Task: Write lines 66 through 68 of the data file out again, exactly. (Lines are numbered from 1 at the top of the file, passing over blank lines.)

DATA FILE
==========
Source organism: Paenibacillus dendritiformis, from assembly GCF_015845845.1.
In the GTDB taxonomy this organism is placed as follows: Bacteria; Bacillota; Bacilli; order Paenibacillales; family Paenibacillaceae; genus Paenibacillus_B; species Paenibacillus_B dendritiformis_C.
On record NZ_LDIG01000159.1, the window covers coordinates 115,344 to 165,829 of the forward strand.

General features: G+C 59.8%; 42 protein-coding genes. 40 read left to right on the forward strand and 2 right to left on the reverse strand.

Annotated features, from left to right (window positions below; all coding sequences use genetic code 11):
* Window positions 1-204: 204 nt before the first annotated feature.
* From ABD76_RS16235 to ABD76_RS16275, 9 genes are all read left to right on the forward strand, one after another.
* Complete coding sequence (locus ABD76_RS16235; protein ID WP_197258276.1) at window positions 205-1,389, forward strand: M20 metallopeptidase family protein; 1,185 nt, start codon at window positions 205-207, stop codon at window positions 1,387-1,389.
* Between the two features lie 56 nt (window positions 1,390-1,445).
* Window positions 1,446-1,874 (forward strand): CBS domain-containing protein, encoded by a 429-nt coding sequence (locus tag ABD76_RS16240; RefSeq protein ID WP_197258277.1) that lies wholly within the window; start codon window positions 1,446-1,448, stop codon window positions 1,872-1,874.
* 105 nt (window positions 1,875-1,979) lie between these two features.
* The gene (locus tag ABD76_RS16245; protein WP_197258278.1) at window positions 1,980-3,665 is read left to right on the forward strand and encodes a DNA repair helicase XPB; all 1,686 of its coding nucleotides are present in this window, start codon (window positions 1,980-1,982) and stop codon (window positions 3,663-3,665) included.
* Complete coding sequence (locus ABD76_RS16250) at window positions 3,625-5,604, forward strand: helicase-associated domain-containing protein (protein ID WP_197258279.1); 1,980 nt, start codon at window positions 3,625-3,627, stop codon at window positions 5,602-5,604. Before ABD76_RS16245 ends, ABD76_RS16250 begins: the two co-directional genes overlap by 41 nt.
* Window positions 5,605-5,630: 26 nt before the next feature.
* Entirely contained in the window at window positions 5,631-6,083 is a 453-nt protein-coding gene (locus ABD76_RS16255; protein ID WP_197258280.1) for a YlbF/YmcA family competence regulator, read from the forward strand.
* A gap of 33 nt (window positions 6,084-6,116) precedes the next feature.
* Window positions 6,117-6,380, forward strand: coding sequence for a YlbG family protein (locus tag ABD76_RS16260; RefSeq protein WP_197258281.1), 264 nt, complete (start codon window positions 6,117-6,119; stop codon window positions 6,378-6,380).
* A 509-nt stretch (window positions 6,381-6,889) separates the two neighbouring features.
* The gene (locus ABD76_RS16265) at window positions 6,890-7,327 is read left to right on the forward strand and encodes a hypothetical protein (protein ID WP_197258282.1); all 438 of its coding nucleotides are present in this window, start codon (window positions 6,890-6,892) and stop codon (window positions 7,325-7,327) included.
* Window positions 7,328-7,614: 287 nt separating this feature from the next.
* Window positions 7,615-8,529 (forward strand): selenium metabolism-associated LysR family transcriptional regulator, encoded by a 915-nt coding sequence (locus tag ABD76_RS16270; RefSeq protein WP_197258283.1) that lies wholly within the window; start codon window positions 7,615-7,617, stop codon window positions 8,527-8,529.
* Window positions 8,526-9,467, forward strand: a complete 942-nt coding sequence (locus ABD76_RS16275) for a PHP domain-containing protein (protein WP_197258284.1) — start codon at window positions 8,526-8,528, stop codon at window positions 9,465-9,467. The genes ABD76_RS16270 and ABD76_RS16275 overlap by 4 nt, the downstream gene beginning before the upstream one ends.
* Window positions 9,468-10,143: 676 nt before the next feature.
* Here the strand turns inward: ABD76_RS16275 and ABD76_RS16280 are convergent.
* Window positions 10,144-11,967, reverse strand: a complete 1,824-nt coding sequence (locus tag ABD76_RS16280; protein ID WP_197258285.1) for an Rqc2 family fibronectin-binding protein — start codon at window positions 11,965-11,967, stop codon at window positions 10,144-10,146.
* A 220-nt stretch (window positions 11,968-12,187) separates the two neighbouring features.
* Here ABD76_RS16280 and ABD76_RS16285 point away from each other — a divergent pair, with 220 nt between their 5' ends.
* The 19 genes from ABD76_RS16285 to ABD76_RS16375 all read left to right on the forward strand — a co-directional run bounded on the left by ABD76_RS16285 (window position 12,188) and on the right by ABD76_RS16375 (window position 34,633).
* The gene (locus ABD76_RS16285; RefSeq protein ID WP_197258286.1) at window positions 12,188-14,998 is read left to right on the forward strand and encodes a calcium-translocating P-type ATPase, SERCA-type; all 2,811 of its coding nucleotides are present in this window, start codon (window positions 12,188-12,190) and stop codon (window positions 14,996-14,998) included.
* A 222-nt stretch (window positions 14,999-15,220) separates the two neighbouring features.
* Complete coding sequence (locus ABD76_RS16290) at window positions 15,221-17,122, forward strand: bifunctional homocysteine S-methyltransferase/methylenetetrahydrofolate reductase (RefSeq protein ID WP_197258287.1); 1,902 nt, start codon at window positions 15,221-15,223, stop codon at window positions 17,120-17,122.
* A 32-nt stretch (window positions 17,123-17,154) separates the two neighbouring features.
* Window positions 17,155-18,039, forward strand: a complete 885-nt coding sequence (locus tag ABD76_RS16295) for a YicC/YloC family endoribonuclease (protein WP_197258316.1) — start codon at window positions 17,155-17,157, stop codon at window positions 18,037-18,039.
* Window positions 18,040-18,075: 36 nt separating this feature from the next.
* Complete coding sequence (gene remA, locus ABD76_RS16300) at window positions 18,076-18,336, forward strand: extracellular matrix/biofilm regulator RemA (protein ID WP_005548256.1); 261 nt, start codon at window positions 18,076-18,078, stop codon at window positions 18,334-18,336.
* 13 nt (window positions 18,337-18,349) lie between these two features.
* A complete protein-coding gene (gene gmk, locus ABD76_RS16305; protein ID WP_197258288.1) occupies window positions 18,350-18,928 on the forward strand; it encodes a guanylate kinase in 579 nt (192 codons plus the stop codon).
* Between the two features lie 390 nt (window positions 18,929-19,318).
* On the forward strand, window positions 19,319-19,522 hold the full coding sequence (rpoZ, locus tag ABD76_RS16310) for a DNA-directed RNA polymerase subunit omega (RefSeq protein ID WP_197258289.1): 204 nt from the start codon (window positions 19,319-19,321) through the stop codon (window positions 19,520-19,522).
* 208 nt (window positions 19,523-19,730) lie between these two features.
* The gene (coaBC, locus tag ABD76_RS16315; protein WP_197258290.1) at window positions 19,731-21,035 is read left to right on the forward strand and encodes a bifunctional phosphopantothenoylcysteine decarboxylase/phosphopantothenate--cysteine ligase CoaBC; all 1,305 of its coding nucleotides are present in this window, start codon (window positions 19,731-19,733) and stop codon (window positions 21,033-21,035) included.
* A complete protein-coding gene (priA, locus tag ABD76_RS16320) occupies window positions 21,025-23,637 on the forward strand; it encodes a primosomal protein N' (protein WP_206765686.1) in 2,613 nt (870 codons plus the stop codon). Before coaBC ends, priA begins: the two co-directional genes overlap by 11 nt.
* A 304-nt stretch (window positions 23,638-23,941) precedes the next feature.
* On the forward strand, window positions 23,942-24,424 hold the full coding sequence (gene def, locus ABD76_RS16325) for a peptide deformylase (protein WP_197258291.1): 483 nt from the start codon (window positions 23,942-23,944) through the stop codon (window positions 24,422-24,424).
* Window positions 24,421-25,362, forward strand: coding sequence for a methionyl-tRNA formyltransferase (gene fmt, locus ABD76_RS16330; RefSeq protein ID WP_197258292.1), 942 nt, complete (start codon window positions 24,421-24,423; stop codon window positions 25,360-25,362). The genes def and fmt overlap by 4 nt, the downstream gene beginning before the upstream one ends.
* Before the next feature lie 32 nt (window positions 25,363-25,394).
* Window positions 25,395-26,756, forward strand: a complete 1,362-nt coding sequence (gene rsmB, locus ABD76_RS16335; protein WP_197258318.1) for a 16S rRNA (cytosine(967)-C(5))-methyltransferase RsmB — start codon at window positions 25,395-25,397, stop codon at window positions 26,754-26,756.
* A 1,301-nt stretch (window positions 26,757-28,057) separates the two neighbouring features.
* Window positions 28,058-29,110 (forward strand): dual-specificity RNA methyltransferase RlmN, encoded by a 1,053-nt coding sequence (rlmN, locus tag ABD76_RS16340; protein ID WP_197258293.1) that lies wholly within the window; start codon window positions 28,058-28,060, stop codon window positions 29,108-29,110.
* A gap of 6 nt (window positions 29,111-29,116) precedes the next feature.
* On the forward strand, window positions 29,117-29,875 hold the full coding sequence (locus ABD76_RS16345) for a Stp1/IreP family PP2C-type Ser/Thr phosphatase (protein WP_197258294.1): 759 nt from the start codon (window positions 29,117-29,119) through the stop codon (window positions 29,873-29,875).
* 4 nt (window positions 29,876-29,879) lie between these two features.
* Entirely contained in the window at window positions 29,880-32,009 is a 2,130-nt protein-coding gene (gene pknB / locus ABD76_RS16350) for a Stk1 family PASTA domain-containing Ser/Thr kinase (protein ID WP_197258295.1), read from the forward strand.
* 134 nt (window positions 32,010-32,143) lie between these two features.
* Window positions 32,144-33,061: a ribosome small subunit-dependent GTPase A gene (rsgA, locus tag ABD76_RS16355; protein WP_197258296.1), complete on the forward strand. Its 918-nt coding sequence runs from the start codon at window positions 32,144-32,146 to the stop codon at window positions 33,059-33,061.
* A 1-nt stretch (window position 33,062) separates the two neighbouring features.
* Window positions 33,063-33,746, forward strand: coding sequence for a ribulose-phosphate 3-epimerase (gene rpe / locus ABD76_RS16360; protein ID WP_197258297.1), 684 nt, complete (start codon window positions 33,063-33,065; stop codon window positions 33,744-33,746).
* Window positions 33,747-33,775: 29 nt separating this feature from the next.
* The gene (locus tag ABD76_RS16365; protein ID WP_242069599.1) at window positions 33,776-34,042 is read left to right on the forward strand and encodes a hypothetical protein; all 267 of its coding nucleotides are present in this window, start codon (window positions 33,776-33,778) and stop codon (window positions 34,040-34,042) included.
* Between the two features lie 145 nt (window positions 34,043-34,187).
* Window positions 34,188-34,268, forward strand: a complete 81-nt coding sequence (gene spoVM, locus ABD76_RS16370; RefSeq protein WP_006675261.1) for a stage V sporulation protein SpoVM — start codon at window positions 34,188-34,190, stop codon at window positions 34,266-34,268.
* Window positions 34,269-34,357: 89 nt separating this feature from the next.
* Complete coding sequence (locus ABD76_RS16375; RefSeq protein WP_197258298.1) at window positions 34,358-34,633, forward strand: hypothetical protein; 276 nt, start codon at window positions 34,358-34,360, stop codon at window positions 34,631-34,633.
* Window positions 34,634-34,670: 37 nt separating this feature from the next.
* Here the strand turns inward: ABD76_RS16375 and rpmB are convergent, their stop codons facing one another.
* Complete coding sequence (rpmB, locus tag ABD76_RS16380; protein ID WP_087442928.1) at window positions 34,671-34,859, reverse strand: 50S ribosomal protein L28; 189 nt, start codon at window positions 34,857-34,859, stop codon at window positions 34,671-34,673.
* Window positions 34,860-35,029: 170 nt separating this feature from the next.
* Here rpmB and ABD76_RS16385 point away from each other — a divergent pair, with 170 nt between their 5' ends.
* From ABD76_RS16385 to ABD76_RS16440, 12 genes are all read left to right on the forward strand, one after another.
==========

* Complete coding sequence (rpmB, locus tag ABD76_RS16380; protein ID WP_087442928.1) at window positions 34,671-34,859, reverse strand: 50S ribosomal protein L28; 189 nt, start codon at window positions 34,857-34,859, stop codon at window positions 34,671-34,673.
* Window positions 34,860-35,029: 170 nt separating this feature from the next.
* Here rpmB and ABD76_RS16385 point away from each other — a divergent pair, with 170 nt between their 5' ends.